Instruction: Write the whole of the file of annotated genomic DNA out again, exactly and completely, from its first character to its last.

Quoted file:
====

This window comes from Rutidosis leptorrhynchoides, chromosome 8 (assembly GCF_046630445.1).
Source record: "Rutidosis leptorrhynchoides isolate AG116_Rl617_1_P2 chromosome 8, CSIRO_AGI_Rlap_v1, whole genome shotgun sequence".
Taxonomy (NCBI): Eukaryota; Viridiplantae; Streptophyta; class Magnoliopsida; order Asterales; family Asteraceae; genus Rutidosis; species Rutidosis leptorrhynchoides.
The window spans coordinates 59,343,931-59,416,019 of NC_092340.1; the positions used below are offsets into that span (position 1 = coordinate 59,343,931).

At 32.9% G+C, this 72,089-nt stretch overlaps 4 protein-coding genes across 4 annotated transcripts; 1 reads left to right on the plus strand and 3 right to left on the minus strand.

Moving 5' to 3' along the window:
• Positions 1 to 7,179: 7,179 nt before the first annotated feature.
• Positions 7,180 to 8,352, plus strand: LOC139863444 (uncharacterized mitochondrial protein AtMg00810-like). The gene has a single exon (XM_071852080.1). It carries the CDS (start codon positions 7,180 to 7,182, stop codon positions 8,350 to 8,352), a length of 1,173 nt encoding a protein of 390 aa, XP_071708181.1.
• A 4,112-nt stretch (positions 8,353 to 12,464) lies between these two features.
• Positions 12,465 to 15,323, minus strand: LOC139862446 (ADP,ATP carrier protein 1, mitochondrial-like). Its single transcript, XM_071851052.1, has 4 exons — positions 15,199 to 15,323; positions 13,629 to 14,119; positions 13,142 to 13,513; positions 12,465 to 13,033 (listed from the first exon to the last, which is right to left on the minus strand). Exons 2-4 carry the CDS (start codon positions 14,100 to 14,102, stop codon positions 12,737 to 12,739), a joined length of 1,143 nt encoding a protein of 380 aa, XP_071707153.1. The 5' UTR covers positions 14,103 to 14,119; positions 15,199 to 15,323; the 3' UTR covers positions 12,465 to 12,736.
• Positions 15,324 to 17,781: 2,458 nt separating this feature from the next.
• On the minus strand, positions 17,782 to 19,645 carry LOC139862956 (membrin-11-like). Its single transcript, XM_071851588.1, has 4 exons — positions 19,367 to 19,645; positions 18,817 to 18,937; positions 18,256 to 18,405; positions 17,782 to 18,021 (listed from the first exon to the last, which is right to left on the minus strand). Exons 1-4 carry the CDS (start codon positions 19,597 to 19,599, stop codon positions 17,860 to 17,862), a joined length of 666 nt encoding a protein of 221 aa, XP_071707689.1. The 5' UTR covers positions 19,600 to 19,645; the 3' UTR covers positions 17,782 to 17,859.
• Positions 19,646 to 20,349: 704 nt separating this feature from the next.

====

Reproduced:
This window comes from Rutidosis leptorrhynchoides, chromosome 8 (assembly GCF_046630445.1).
Source record: "Rutidosis leptorrhynchoides isolate AG116_Rl617_1_P2 chromosome 8, CSIRO_AGI_Rlap_v1, whole genome shotgun sequence".
Taxonomy (NCBI): Eukaryota; Viridiplantae; Streptophyta; class Magnoliopsida; order Asterales; family Asteraceae; genus Rutidosis; species Rutidosis leptorrhynchoides.
The window spans coordinates 59,343,931-59,416,019 of NC_092340.1; the positions used below are offsets into that span (position 1 = coordinate 59,343,931).

At 32.9% G+C, this 72,089-nt stretch overlaps 4 protein-coding genes across 4 annotated transcripts; 1 reads left to right on the plus strand and 3 right to left on the minus strand.

Moving 5' to 3' along the window:
• Positions 1 to 7,179: 7,179 nt before the first annotated feature.
• Positions 7,180 to 8,352, plus strand: LOC139863444 (uncharacterized mitochondrial protein AtMg00810-like). The gene has a single exon (XM_071852080.1). It carries the CDS (start codon positions 7,180 to 7,182, stop codon positions 8,350 to 8,352), a length of 1,173 nt encoding a protein of 390 aa, XP_071708181.1.
• A 4,112-nt stretch (positions 8,353 to 12,464) lies between these two features.
• Positions 12,465 to 15,323, minus strand: LOC139862446 (ADP,ATP carrier protein 1, mitochondrial-like). Its single transcript, XM_071851052.1, has 4 exons — positions 15,199 to 15,323; positions 13,629 to 14,119; positions 13,142 to 13,513; positions 12,465 to 13,033 (listed from the first exon to the last, which is right to left on the minus strand). Exons 2-4 carry the CDS (start codon positions 14,100 to 14,102, stop codon positions 12,737 to 12,739), a joined length of 1,143 nt encoding a protein of 380 aa, XP_071707153.1. The 5' UTR covers positions 14,103 to 14,119; positions 15,199 to 15,323; the 3' UTR covers positions 12,465 to 12,736.
• Positions 15,324 to 17,781: 2,458 nt separating this feature from the next.
• On the minus strand, positions 17,782 to 19,645 carry LOC139862956 (membrin-11-like). Its single transcript, XM_071851588.1, has 4 exons — positions 19,367 to 19,645; positions 18,817 to 18,937; positions 18,256 to 18,405; positions 17,782 to 18,021 (listed from the first exon to the last, which is right to left on the minus strand). Exons 1-4 carry the CDS (start codon positions 19,597 to 19,599, stop codon positions 17,860 to 17,862), a joined length of 666 nt encoding a protein of 221 aa, XP_071707689.1. The 5' UTR covers positions 19,600 to 19,645; the 3' UTR covers positions 17,782 to 17,859.
• Positions 19,646 to 20,349: 704 nt separating this feature from the next.